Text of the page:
Brazilian singer João Gomes, "discovered" and raised to stardom with the little help from Sua Música platform. Photo: Sua Música/Courtesy.

A Brazilian half-streaming half-record label platform that plans to expand to Latin America

LABS talked to the CEO of the platform, which is both a kind of a local partner and competitor to Spotify – not to mention YouTube, record labels and other music businesses. Sua Música (Your Music, in English) has 8 million users

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In 2013, Roni Maltz went to a concert by Aviões do Forró, a band of forró, a typical musical style from the Brazilian Northeast. The concert took place in a small but famous touristic city, called Ipojuca, on the coast of Pernambuco State. It was a Tuesday, and Maltz was impressed by the size of the crowd watching the show – over 30,000 –, and also by the band’s busy schedule for the following months.

It was his first glance at what later he and his partners, Rodrigo Amar and Allan Trope, would recognize as a local business with multinational potential: the musical platform Sua Música (“Your Music,” in English). The trio got so excited about the idea that they bought the platform. Now, they are taking their first steps to expand Sua Música far beyond Brazil‘s Northeast region. They want to take over Latin America.

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Sua Música was created in 2010, in João Pessoa, capital city of Paraíba State, by Éder Rocha Bezerra. An assiduous concertgoer, Éder created the platform to concentrate live recordings of concerts in a single virtual place. At the time, the bands themselves make the same videos available on their websites and Orkut. From that wobbly beginning, Sua Música became a regional power. Today, it has 8 million users, new business verticals exploring all the potential that goes beyond audio and video streaming, and ambitious plans for the coming years.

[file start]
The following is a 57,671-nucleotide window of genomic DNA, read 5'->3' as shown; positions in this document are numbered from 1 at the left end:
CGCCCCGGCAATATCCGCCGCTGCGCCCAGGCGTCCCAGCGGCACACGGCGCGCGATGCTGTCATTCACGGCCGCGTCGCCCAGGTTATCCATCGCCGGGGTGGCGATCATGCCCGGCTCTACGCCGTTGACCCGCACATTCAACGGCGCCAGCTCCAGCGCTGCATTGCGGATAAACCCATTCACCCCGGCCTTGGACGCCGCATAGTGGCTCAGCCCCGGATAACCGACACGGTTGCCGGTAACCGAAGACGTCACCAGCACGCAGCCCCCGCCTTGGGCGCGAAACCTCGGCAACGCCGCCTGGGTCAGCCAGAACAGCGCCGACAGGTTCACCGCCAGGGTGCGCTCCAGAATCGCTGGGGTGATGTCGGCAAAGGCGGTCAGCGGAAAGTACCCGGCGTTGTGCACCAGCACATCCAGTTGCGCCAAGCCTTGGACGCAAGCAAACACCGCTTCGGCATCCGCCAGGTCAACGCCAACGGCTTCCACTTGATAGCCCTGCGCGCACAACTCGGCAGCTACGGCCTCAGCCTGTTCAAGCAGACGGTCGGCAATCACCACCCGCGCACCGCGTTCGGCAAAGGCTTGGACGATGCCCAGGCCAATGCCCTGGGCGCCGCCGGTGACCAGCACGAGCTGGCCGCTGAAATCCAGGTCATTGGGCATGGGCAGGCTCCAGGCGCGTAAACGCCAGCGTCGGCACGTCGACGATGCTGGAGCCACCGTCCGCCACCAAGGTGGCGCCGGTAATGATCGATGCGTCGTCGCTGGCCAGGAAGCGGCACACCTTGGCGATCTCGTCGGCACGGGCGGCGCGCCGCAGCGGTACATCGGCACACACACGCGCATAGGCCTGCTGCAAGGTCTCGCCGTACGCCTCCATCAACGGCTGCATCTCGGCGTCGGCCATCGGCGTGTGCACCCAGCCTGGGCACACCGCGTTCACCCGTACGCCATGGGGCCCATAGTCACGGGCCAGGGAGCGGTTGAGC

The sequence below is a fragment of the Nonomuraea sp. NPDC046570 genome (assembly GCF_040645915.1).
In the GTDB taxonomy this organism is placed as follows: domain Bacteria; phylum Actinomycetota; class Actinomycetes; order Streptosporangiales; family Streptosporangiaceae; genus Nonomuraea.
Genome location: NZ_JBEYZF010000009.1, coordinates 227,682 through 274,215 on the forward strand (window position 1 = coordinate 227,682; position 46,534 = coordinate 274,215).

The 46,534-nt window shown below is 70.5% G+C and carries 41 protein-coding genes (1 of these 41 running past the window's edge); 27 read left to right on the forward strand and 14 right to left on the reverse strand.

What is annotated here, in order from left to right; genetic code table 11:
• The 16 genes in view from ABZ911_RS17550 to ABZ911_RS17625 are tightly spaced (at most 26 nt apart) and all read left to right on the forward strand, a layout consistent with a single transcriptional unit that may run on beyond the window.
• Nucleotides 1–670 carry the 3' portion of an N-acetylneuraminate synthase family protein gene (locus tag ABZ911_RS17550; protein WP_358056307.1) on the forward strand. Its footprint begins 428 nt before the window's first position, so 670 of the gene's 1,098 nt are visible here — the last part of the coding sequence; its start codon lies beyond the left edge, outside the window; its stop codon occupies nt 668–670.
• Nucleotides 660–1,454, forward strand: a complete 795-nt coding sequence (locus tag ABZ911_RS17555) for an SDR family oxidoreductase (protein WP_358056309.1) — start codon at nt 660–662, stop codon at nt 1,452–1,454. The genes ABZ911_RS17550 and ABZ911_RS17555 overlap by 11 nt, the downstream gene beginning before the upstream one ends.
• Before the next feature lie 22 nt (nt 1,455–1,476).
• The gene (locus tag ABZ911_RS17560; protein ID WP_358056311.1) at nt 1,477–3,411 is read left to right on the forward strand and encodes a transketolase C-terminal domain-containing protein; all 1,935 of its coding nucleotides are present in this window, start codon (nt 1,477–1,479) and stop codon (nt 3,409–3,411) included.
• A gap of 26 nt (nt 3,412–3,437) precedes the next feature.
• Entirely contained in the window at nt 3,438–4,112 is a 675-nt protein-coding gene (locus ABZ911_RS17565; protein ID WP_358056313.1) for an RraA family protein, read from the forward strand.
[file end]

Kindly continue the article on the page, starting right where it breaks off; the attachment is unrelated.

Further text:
“We understood that there was a huge market for independent music in the [Brazilian] Northeast that was not being explored by the major labels,” says Maltz, CEO of Sua Música, in an interview with LABS. He doesn’t reveal how much he and his partners paid for the platform back in 2013, nor the current sales volume, but he guarantees that the business grows from 30% to 35% per year.

One platform, two fronts

At Sua Música, artists are not paid. And they not only don’t think this is bad as also many of them actually pay to stand out in the app (available Android and iOS).

Roni Maltz, CEO at Sua Música, a music platform that has 8 million users in Brazil’s. Northeast. Photo: Sua Música/Courtesy.

We were born in a historical context in which northeastern artists made CDs and went out on the street distributing these CDs [for free]. It was their marketing material. They distributed CDs to become famous, known, and to be called on to perform

Roni Maltz, CEO at Sua Música.

Thus, Sua Música positions itself as an exhibition platform. “They [the artists] understand that they will not be paid, but that they will gain a lot of exposure,” says the executive.

At a time when the streaming industry is accused of underpaying artists, and it has to deal with ongoing protests, the relationship that Sua Música has managed to establish with its more than 15,000 verified artists is noteworthy. “We never had complaints; on the contrary,” says Maltz. “The artists call us, wanting to pay to advertise on the platform.”

These payments made by artists make up Sua Música’s revenue mix. The company, explains Maltz, is divided into two fronts: the streaming platform and the digital services business for artists.

On the platform, the company makes money with ads and with an ads-free premium plan, which costs BRL 3.90. Currently, of the 8 million users of Sua Música, 6,000 are premium subscribers.

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The digital services arm is divided into three businesses: